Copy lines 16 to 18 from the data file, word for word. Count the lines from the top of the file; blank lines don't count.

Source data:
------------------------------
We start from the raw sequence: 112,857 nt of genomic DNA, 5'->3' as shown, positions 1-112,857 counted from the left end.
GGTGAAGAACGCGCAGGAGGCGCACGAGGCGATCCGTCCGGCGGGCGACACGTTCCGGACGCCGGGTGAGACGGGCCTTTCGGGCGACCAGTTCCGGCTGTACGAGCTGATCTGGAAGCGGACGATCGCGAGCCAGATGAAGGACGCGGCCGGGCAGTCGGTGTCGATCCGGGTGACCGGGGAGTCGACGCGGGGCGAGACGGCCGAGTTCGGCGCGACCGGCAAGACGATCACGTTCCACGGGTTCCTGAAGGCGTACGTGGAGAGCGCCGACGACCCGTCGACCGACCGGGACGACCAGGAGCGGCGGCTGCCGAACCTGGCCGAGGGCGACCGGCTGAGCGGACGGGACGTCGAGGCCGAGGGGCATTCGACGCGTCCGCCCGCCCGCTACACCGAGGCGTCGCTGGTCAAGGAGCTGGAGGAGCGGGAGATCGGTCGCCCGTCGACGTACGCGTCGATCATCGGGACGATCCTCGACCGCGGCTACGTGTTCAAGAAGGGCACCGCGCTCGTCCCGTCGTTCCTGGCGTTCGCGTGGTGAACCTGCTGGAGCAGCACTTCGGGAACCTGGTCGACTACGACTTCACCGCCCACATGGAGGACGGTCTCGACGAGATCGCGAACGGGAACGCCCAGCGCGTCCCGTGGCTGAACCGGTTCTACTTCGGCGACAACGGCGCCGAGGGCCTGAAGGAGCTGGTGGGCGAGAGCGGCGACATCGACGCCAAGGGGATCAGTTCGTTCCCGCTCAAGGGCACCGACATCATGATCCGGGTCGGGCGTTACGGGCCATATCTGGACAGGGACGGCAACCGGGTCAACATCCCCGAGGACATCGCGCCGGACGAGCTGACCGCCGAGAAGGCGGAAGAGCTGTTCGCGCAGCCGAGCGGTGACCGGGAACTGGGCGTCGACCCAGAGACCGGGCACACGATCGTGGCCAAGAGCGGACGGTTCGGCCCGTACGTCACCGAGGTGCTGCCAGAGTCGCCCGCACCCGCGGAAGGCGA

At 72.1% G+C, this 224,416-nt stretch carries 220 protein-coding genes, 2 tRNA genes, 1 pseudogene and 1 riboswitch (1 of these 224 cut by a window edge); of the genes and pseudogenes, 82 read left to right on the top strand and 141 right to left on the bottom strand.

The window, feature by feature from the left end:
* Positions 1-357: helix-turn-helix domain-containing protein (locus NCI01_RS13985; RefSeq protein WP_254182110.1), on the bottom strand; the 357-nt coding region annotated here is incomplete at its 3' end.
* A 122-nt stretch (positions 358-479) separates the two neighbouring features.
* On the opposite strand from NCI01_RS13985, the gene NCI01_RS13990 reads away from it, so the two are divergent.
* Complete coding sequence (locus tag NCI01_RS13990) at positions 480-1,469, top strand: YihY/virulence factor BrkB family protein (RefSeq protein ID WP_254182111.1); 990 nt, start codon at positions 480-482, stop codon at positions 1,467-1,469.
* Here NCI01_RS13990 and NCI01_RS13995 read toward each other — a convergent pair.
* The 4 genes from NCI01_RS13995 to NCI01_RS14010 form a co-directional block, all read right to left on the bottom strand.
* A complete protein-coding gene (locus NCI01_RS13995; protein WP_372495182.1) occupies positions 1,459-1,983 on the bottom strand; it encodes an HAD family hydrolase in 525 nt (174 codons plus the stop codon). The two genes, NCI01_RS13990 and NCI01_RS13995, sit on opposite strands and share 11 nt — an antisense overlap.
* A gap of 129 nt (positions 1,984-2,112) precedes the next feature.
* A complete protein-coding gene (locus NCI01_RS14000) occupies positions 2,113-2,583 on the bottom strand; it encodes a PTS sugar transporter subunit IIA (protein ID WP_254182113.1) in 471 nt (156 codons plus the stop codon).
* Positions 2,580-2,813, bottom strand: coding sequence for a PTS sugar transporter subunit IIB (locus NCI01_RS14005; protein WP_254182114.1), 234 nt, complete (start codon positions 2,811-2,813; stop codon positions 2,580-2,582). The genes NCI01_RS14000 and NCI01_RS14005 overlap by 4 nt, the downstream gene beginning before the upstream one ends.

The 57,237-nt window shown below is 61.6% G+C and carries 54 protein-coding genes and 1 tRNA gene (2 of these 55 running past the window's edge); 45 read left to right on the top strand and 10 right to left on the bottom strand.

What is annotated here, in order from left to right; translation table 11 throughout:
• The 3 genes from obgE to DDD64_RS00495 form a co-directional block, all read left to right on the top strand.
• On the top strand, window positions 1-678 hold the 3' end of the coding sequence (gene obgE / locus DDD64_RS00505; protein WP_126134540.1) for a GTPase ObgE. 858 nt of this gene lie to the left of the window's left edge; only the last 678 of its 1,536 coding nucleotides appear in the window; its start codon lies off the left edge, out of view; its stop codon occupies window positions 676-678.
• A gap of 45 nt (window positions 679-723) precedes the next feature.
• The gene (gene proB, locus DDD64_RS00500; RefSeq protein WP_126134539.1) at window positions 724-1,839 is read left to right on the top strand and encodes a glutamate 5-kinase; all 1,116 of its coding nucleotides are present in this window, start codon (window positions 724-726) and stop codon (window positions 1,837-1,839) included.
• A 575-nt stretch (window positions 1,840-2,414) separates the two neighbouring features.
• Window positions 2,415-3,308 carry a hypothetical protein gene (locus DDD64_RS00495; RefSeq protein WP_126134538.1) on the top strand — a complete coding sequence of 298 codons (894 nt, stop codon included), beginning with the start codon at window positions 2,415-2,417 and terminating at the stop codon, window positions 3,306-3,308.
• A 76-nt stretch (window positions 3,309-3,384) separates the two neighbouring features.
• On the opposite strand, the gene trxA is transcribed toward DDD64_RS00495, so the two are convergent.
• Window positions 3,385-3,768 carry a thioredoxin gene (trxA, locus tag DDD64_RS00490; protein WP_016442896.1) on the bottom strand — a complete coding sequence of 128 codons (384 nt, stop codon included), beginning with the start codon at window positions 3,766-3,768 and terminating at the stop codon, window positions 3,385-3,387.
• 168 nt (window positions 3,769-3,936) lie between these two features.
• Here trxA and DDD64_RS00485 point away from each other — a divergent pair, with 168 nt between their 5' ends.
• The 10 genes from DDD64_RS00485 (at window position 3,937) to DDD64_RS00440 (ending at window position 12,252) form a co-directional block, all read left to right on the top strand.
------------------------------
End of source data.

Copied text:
What is annotated here, in order from left to right; translation table 11 throughout:
• The 3 genes from obgE to DDD64_RS00495 form a co-directional block, all read left to right on the top strand.
• On the top strand, window positions 1-678 hold the 3' end of the coding sequence (gene obgE / locus DDD64_RS00505; protein WP_126134540.1) for a GTPase ObgE. 858 nt of this gene lie to the left of the window's left edge; only the last 678 of its 1,536 coding nucleotides appear in the window; its start codon lies off the left edge, out of view; its stop codon occupies window positions 676-678.